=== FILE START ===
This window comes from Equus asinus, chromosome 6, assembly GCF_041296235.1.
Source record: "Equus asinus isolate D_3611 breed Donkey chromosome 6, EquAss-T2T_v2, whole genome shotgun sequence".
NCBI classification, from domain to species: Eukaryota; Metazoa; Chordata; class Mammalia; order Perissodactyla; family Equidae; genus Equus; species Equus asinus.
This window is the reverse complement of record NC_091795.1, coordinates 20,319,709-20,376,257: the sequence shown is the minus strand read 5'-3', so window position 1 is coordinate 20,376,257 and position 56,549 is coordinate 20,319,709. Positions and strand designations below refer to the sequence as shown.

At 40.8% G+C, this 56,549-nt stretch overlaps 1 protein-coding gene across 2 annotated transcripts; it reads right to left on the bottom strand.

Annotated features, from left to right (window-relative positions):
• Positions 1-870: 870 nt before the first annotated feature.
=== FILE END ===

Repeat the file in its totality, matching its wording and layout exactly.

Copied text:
This window comes from Equus asinus, chromosome 6, assembly GCF_041296235.1.
Source record: "Equus asinus isolate D_3611 breed Donkey chromosome 6, EquAss-T2T_v2, whole genome shotgun sequence".
NCBI classification, from domain to species: Eukaryota; Metazoa; Chordata; class Mammalia; order Perissodactyla; family Equidae; genus Equus; species Equus asinus.
This window is the reverse complement of record NC_091795.1, coordinates 20,319,709-20,376,257: the sequence shown is the minus strand read 5'-3', so window position 1 is coordinate 20,376,257 and position 56,549 is coordinate 20,319,709. Positions and strand designations below refer to the sequence as shown.

At 40.8% G+C, this 56,549-nt stretch overlaps 1 protein-coding gene across 2 annotated transcripts; it reads right to left on the bottom strand.

Annotated features, from left to right (window-relative positions):
• Positions 1-870: 870 nt before the first annotated feature.